Roses Handbook: Flashback to Lancaster 2008

Richard de Boltz hates being reminded about it, but the hockey first teamer’s decisive stroke settled one of the tightest and most dramatic Roses tournaments over in Lancaster last year. York’s wafer-thin 124-122 victory was the first away win in six years, secured in the final stages of a weekend that had delivered unpredictability at every turn.

AU President Jo Carter led the white rose contingent across the Pennines with ground already to make up following disappointments in the already completed sports a week earlier. Undeterred, a fine Friday witnessed herculean York efforts on the badminton courts, the ski slopes and the golf course and the deficit was quickly erased, although there would be mixed fortunes for the indoor hockey, cricket and rugby sevens teams.

York were brimming with confidence as Saturday dawned, and proceeded to crush the red rose spirit in establishing an 105-87 lead, taking them to within 19 points of a famous victory. Important psychological victories were achieved in the indoor football fixtures, despite a physical approach from the hosts, while the fencing team completed a clean sweep of the points on offer. Played in glorious sunshine, the rugby matches didn’t fail to entertain as hundreds watched on: the men’s firsts drew 10-10, with Lancaster spurning a last-minute conversion under intense pressure.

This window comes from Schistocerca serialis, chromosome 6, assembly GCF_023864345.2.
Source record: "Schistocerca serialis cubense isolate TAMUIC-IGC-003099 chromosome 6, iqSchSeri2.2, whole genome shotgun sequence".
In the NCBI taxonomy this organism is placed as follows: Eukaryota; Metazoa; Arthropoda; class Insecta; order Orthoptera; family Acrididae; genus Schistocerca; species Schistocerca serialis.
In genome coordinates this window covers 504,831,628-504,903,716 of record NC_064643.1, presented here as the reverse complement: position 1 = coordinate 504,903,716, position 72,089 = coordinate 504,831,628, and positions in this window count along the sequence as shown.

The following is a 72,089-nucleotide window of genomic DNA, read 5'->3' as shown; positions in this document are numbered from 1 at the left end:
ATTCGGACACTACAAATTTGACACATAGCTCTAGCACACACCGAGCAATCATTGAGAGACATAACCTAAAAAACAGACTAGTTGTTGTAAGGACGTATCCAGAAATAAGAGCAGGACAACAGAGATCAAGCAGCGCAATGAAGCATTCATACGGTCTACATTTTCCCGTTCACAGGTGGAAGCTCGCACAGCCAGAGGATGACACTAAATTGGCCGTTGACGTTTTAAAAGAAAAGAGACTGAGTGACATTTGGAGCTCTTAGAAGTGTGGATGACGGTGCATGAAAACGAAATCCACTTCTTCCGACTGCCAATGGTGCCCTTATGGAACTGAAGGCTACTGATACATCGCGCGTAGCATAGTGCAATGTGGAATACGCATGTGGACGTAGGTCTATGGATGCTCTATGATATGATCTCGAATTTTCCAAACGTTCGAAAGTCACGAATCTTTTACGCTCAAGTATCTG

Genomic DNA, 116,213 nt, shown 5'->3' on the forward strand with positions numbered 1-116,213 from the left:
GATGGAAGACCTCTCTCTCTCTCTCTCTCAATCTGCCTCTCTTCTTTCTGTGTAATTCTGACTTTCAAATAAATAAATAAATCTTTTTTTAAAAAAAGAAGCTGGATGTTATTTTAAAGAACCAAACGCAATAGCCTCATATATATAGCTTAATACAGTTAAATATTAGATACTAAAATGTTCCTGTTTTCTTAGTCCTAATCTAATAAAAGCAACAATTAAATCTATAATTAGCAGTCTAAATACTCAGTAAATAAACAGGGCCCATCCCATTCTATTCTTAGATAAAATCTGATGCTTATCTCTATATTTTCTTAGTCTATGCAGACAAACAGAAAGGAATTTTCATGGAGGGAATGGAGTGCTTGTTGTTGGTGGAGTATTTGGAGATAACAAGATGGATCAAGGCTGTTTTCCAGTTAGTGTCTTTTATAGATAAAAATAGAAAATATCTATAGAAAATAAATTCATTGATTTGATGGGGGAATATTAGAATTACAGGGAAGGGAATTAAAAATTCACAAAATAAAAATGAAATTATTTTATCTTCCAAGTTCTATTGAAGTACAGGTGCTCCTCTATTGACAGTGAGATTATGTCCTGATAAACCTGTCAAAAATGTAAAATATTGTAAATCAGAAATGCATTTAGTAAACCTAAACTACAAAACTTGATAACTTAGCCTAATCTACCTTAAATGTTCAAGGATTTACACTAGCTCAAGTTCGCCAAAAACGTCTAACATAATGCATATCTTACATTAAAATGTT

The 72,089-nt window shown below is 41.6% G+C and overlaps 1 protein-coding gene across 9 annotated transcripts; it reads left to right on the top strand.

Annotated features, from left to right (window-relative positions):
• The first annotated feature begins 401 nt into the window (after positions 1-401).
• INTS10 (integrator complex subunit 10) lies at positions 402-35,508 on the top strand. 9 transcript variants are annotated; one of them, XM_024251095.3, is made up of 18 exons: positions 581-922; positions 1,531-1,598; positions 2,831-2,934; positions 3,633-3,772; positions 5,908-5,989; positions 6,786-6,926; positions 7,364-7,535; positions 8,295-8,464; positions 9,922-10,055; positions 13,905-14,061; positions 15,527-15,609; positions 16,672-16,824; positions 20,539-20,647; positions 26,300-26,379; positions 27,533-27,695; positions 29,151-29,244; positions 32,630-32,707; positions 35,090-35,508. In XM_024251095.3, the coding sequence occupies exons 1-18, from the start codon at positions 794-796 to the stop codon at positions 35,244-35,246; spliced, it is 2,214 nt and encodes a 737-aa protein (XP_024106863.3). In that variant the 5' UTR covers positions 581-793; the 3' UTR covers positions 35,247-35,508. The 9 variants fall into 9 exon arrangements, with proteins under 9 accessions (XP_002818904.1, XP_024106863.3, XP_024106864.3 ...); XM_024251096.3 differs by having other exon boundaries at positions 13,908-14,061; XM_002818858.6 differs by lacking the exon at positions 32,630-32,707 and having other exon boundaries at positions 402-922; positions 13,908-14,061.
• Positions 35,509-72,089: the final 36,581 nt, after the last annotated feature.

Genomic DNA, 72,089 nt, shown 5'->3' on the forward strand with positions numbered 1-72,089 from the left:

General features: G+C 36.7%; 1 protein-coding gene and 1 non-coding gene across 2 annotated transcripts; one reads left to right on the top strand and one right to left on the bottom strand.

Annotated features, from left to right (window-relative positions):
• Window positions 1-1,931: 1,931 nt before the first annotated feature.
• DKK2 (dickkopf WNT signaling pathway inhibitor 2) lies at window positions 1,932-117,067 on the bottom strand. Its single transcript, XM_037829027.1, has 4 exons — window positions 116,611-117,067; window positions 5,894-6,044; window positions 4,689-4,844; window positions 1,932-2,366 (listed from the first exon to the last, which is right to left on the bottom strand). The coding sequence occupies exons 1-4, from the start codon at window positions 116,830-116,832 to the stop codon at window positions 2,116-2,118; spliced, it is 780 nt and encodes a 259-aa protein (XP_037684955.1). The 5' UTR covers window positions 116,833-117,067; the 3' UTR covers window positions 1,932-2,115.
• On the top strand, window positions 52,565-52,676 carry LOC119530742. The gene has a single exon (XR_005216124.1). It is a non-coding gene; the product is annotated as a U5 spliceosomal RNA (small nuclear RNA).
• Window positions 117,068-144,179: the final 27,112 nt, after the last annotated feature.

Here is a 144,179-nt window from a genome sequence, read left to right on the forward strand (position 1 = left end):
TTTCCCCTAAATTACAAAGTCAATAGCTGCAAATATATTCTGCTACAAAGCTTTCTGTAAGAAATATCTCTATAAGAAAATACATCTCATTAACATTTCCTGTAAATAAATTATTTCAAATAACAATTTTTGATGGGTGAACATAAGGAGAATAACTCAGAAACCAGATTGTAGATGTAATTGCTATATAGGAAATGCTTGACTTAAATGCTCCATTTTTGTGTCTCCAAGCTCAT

As Saturday’s sunshine gave way to torrents of rain, York’s charge became bogged down as the rivals traded tit-for-tat blows on Sunday morning. Lancaster won the archery, but York responded in the mixed volleyball to edge ever closer to victory. Despite additional wins in the women’s basketball and men’s seconds hockey, York were labouring over the finish line when disaster struck with defeats in the women’s hockey and football.

Unable to concentrate on the formalities of the traditional croquet fixture, Carter dashed away to take in the men’s hockey, the most pivotal two hours of the weekend. At 4.01pm, courtesy of Boltz’s goal, York finally collected the necessary point, ending the prolonged agony on a day of fluctuating fortunes and unbearable tension. As the crowds ebbed away, they reflected on a truly extraordinary weekend, which had evoked in them sport’s full range of emotions and provided hours of gripping entertainment along the way. In the end, however, there could be only one keeper of the Carter-James trophy, and it was triumphant strains of ‘Yorkshire’ which echoed around the emptying campus.

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